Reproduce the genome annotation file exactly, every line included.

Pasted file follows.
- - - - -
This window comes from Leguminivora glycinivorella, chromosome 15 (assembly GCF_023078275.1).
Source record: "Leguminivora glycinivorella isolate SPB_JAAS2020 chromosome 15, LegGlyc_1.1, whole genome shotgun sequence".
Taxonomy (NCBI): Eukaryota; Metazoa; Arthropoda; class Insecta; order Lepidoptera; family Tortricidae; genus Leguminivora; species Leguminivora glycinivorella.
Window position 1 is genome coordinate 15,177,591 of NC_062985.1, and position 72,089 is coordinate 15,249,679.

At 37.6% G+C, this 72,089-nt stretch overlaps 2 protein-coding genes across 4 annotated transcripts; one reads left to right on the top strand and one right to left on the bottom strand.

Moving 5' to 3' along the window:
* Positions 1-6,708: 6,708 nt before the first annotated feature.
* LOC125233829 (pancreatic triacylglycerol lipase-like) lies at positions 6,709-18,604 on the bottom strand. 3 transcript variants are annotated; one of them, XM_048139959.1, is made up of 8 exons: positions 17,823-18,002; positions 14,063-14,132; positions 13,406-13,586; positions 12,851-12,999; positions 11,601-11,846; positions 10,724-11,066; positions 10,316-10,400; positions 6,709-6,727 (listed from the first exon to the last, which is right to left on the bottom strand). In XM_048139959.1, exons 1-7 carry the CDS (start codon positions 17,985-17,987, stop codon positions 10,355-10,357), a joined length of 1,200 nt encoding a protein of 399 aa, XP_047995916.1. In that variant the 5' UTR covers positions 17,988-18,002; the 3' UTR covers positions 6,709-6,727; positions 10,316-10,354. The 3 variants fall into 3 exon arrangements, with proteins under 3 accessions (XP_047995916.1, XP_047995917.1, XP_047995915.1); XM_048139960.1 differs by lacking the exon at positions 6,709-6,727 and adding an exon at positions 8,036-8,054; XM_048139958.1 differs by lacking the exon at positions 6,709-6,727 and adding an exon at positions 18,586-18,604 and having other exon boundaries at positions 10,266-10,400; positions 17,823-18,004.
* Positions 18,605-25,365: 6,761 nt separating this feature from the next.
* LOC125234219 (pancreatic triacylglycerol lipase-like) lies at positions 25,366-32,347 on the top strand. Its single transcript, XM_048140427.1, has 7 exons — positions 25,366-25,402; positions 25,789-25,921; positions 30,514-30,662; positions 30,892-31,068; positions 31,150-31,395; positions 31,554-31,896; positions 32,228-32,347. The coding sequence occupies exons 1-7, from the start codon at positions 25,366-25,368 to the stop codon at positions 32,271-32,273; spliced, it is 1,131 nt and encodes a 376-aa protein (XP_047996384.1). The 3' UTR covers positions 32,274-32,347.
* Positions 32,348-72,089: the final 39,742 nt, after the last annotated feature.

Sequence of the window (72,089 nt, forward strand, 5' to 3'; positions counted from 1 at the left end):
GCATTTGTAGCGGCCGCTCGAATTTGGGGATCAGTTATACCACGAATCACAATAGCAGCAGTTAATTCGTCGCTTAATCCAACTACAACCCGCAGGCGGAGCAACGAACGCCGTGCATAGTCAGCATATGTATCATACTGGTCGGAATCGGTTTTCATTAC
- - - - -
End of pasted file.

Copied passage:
This window comes from Leguminivora glycinivorella, chromosome 15 (assembly GCF_023078275.1).
Source record: "Leguminivora glycinivorella isolate SPB_JAAS2020 chromosome 15, LegGlyc_1.1, whole genome shotgun sequence".
Taxonomy (NCBI): Eukaryota; Metazoa; Arthropoda; class Insecta; order Lepidoptera; family Tortricidae; genus Leguminivora; species Leguminivora glycinivorella.
Window position 1 is genome coordinate 15,177,591 of NC_062985.1, and position 72,089 is coordinate 15,249,679.

At 37.6% G+C, this 72,089-nt stretch overlaps 2 protein-coding genes across 4 annotated transcripts; one reads left to right on the top strand and one right to left on the bottom strand.

Moving 5' to 3' along the window:
* Positions 1-6,708: 6,708 nt before the first annotated feature.
* LOC125233829 (pancreatic triacylglycerol lipase-like) lies at positions 6,709-18,604 on the bottom strand. 3 transcript variants are annotated; one of them, XM_048139959.1, is made up of 8 exons: positions 17,823-18,002; positions 14,063-14,132; positions 13,406-13,586; positions 12,851-12,999; positions 11,601-11,846; positions 10,724-11,066; positions 10,316-10,400; positions 6,709-6,727 (listed from the first exon to the last, which is right to left on the bottom strand). In XM_048139959.1, exons 1-7 carry the CDS (start codon positions 17,985-17,987, stop codon positions 10,355-10,357), a joined length of 1,200 nt encoding a protein of 399 aa, XP_047995916.1. In that variant the 5' UTR covers positions 17,988-18,002; the 3' UTR covers positions 6,709-6,727; positions 10,316-10,354. The 3 variants fall into 3 exon arrangements, with proteins under 3 accessions (XP_047995916.1, XP_047995917.1, XP_047995915.1); XM_048139960.1 differs by lacking the exon at positions 6,709-6,727 and adding an exon at positions 8,036-8,054; XM_048139958.1 differs by lacking the exon at positions 6,709-6,727 and adding an exon at positions 18,586-18,604 and having other exon boundaries at positions 10,266-10,400; positions 17,823-18,004.
* Positions 18,605-25,365: 6,761 nt separating this feature from the next.
* LOC125234219 (pancreatic triacylglycerol lipase-like) lies at positions 25,366-32,347 on the top strand. Its single transcript, XM_048140427.1, has 7 exons — positions 25,366-25,402; positions 25,789-25,921; positions 30,514-30,662; positions 30,892-31,068; positions 31,150-31,395; positions 31,554-31,896; positions 32,228-32,347. The coding sequence occupies exons 1-7, from the start codon at positions 25,366-25,368 to the stop codon at positions 32,271-32,273; spliced, it is 1,131 nt and encodes a 376-aa protein (XP_047996384.1). The 3' UTR covers positions 32,274-32,347.
* Positions 32,348-72,089: the final 39,742 nt, after the last annotated feature.

Sequence of the window (72,089 nt, forward strand, 5' to 3'; positions counted from 1 at the left end):
GCATTTGTAGCGGCCGCTCGAATTTGGGGATCAGTTATACCACGAATCACAATAGCAGCAGTTAATTCGTCGCTTAATCCAACTACAACCCGCAGGCGGAGCAACGAACGCCGTGCATAGTCAGCATATGTATCATACTGGTCGGAATCGGTTTTCATTAC